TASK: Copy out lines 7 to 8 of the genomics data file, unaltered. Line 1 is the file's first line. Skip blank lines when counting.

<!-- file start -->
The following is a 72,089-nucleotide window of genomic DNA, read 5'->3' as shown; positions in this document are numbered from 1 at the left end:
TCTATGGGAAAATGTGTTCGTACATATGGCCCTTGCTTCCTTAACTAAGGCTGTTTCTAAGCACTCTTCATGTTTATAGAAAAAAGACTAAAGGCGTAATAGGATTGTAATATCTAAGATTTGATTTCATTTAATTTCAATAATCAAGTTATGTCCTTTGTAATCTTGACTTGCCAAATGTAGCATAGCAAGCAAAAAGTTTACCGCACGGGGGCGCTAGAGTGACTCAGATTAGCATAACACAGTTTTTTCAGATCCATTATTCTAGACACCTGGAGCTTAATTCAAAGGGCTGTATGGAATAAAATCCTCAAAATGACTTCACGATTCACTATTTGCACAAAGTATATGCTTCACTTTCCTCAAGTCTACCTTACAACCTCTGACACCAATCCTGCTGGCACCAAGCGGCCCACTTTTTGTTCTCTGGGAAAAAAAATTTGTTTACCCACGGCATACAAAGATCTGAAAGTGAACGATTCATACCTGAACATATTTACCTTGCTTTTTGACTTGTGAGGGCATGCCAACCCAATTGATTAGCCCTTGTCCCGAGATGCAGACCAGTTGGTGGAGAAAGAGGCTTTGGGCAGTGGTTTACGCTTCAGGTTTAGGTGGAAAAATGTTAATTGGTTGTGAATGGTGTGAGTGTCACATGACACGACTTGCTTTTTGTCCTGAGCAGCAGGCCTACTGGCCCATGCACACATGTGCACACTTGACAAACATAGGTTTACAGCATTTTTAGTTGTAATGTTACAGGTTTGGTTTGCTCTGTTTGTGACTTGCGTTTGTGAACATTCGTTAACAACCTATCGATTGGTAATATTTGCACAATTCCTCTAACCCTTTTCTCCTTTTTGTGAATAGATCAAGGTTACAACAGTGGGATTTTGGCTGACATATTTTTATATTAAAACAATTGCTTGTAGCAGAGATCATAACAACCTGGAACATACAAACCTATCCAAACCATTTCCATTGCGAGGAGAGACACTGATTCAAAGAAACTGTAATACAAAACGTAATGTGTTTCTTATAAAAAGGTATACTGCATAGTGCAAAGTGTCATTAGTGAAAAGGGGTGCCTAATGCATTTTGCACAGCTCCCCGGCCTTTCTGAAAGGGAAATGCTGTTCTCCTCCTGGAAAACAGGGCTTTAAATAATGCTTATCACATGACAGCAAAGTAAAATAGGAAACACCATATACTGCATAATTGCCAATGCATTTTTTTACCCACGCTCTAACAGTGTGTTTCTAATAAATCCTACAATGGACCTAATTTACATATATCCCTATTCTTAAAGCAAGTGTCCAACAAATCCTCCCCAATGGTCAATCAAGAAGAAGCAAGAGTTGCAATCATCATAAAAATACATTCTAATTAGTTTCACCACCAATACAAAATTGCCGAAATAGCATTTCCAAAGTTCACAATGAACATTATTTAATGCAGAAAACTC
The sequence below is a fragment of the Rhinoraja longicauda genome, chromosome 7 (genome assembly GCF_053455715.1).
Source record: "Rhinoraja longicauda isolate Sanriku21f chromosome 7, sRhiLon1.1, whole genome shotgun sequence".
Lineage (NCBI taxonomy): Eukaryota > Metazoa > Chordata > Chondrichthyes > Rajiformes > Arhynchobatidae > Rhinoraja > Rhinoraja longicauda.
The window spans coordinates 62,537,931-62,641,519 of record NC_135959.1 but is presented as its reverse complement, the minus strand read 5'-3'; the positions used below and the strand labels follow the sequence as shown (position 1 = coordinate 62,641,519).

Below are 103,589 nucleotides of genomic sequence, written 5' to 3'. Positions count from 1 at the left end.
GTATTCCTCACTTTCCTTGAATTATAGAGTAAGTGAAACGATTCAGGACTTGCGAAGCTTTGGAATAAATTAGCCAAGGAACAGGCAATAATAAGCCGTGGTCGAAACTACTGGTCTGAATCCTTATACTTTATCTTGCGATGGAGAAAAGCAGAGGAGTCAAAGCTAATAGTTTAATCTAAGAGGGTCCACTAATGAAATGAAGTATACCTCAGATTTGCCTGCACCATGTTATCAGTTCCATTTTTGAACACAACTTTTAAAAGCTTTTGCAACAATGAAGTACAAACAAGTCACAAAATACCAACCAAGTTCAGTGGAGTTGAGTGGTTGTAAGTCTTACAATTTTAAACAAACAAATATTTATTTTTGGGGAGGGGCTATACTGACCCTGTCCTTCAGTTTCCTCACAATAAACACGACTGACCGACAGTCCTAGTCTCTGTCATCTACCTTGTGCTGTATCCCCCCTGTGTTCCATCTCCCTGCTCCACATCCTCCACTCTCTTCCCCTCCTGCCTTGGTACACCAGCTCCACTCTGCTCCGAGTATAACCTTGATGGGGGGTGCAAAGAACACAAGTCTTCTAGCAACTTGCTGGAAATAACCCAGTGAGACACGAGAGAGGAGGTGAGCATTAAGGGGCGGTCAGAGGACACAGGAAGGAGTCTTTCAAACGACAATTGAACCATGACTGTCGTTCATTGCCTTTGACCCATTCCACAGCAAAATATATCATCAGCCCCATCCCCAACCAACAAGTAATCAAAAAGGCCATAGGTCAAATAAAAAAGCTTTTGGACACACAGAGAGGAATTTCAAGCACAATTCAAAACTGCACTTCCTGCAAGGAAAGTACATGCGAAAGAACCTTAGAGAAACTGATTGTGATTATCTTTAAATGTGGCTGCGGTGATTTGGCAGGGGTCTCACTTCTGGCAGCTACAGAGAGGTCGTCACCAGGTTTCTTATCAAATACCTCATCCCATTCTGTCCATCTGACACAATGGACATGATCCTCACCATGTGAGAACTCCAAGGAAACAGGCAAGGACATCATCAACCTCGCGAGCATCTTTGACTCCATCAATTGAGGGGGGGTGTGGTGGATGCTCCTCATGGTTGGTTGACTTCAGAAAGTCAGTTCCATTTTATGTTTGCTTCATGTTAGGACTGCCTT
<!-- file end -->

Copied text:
Below are 103,589 nucleotides of genomic sequence, written 5' to 3'. Positions count from 1 at the left end.
GTATTCCTCACTTTCCTTGAATTATAGAGTAAGTGAAACGATTCAGGACTTGCGAAGCTTTGGAATAAATTAGCCAAGGAACAGGCAATAATAAGCCGTGGTCGAAACTACTGGTCTGAATCCTTATACTTTATCTTGCGATGGAGAAAAGCAGAGGAGTCAAAGCTAATAGTTTAATCTAAGAGGGTCCACTAATGAAATGAAGTATACCTCAGATTTGCCTGCACCATGTTATCAGTTCCATTTTTGAACACAACTTTTAAAAGCTTTTGCAACAATGAAGTACAAACAAGTCACAAAATACCAACCAAGTTCAGTGGAGTTGAGTGGTTGTAAGTCTTACAATTTTAAACAAACAAATATTTATTTTTGGGGAGGGGCTATACTGACCCTGTCCTTCAGTTTCCTCACAATAAACACGACTGACCGACAGTCCTAGTCTCTGTCATCTACCTTGTGCTGTATCCCCCCTGTGTTCCATCTCCCTGCTCCACATCCTCCACTCTCTTCCCCTCCTGCCTTGGTACACCAGCTCCACTCTGCTCCGAGTATAACCTTGATGGGGGGTGCAAAGAACACAAGTCTTCTAGCAACTTGCTGGAAATAACCCAGTGAGACACGAGAGAGGAGGTGAGCATTAAGGGGCGGTCAGAGGACACAGGAAGGAGTCTTTCAAACGACAATTGAACCATGACTGTCGTTCATTGCCTTTGACCCATTCCACAGCAAAATATATCATCAGCCCCATCCCCAACCAACAAGTAATCAAAAAGGCCATAGGTCAAATAAAAAAGCTTTTGGACACACAGAGAGGAATTTCAAGCACAATTCAAAACTGCACTTCCTGCAAGGAAAGTACATGCGAAAGAACCTTAGAGAAACTGATTGTGATTATCTTTAAATGTGGCTGCGGTGATTTGGCAGGGGTCTCACTTCTGGCAGCTACAGAGAGGTCGTCACCAGGTTTCTTATCAAATACCTCATCCCATTCTGTCCATCTGACACAATGGACATGATCCTCACCATGTGAGAACTCCAAGGAAACAGGCAAGGACATCATCAACCTCGCGAGCATCTTTGACTCCATCAATTGAGGGGGGGTGTGGTGGATGCTCCTCATGGTTGGTTGACTTCAGAAAGTCAGTTCCATTTTATGTTTGCTTCATGTTAGGACTGCCTT